Suburbs, on the other hand, generally explosively grow in spurts, and put in all the infrastructure in spurts. So for 30 years they don't have to worry about replacing things and have low tax rates, but when you start getting to EOL people start getting higher and higher assessments to pay to replace all this high-quality infrastructure at the same time. This causes people to leave for that newer suburb that hasn't reached that point, which shrinks the tax base of the older suburb, which then has to raise assessments higher, which starts off a deadly tax spiral. On top of that they are often raising taxes to replace infrastructure on a much smaller tax base to begin with since their density is so low.

As a case in point, Nassau County in Long Island had the original suburbs, but now the taxes are so expensive because of all this infrastructure replacement that everybody is leaving. You are starting to see this in a lot of the first-generation suburbs; not only in Long Island, but also in New Jersey, and other infamous examples include places like Ferguson, MO.

Taxes don't pay the same thing in dense cities as in the suburbs. Public transport for example: in a dense city taxes pay for bus, subways, tramways, bike lanes, sometimes subsidized bike sharing. In a lot of suburbs none of this make sense because everyone has to have a car anyway, so people only pay for roads. In the end, what you pay for your car could very well be higher than the differential in taxes. That's how the dense city is more "efficient".

More over, people living in a suburb only pay for a part of the roads they use in their daily commute. My (dense) borough actually did a study that showed 80% of the traffic going through our streets were people who would not stop there, for example because they are commuting between a suburb and the city center nearby. So city dwellers pay for roads that are mostly used by other people. And since the traffic we get this way is quite intense, there's a good amount of road repair each year.

Has your community looked into a toll system, with reduced cost or free passes for residents?

Regarding public transportation, I wish this was an issue that more people understood. Yes, it takes higher taxes to build public transportation infrastructure (although buses have pretty low upfront costs), but that public transportation could replace your need for a car, saving you a lot of money. Even if you personally don't use public transportation, it has a lot of external benefits: less traffic, less air pollution, brings in workers who may have been priced out of working in a certain area.

People pay the property taxes wherever they go. If you rent a home, your landlord pays property tax. If you work for an employer, your employer pays property tax. If you go out to eat, the restaurant pays property tax. I suppose some federal and religious things may be exempt, but that is also the case with non-commuters.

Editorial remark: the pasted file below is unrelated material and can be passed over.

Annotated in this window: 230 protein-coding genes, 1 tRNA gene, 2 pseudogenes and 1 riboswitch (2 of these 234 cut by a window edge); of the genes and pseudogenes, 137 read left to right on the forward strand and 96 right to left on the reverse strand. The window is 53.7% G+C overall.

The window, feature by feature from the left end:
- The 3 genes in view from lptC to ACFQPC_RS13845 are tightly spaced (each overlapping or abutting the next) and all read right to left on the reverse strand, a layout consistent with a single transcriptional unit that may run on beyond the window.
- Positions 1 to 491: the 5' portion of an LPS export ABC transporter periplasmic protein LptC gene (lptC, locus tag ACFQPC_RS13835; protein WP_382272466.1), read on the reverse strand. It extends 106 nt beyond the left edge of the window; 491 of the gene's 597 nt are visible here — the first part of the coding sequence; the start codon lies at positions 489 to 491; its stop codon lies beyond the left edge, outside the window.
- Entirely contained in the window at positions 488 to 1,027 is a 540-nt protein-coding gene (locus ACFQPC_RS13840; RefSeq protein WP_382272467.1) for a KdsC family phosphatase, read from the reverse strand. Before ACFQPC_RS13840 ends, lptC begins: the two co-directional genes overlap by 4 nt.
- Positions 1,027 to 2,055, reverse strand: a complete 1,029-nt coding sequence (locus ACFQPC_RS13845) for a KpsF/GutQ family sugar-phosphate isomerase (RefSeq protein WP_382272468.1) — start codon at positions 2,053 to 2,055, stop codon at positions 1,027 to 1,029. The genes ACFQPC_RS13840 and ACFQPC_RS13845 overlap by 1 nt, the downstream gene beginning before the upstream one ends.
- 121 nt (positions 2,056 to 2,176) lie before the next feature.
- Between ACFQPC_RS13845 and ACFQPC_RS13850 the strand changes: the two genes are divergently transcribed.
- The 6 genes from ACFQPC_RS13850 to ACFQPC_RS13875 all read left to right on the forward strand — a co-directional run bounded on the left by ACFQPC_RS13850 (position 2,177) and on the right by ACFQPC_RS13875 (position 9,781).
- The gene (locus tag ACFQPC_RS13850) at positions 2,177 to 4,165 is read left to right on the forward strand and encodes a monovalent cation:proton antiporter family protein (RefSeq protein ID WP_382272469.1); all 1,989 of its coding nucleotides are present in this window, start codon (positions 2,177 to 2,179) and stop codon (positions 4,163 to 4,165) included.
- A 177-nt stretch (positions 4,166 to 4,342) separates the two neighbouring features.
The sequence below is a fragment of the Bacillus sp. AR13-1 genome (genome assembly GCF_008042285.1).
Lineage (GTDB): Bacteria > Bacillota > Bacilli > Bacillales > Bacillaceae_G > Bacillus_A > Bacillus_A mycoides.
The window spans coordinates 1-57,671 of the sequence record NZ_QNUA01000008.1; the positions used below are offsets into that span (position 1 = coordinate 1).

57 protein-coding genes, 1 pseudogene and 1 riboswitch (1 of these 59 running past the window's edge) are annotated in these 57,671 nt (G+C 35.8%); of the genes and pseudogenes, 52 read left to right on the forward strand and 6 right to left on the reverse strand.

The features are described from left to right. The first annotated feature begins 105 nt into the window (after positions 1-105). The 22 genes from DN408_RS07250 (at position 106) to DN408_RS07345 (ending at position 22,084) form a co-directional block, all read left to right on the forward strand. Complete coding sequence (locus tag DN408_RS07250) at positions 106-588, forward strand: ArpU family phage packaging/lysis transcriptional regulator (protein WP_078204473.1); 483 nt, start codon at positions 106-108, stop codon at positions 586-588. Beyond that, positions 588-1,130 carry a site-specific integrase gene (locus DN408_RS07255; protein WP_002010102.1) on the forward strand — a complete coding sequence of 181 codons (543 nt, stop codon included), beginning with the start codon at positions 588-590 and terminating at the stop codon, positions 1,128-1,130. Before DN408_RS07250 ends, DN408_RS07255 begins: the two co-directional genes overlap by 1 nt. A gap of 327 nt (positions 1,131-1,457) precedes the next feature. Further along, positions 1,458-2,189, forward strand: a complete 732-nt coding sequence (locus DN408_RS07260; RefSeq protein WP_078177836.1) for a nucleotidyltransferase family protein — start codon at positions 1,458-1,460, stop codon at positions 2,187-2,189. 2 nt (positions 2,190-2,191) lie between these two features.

So a person who lives in the suburb but works and shops in the city will be paying most of their property taxes in the city, via their employer and the shopkeepers.

It's taxation without representation. Perhaps they should also get a pro-rated vote. :-) It could be based on time spent in each location, or economic activity in each location, or simply 1 part for each kind of activity spent in each place.

Unless your personal office is 1000+sf the property taxes on workplaces and restaurants are relatively tiny. A shop that has 1 customer per minute over 10 hour days sees 18,000 people a month who each pay for about a square inch of property tax.

PS: They also do vote based on who they work for and what shops they do business with.

In the small suburban town I grew up in they had bus, train, and bike lanes. No different than a large city really.

Well they could do a 1% earnings tax like Kansas City, MO; crooks.

Property taxes in NYC, for example, are drastically lower than the suburbs, precisely because of the economies provided by density.

Some other forms of tax are much higher in the city, for example income taxes on higher earners, and some corporate taxes in the case of NYC, but there are also an incredible array of services provided.

Your premise that city taxes are "always higher" isn't something you can assert without offering evidence. The reality is that taxes in dense cities are usually different than in less dense areas, and reflect different priorities. Higher or lower depends a lot on who you are and what you're measuring.

Look at total tax bite and I think you'll generally find that taxes in cities are higher than in suburbs. I've lived in lots of cities and suburbs. I always get more for my dollar in suburbs. In cities, there are more legacy costs in pensions and there is more corruption.

The tri-state area is far more complicated than you seem to make it out to be. For one you can't make sweeping generalizations like "property taxes in NYC ... are drastically lower than the suburbs".

What are "the suburbs" here? Westchester? Nassau? Which parts of Long Island? Which parts of New Jersey? Each has different characteristics. Likewise, NYC property taxes have characteristics all of their own.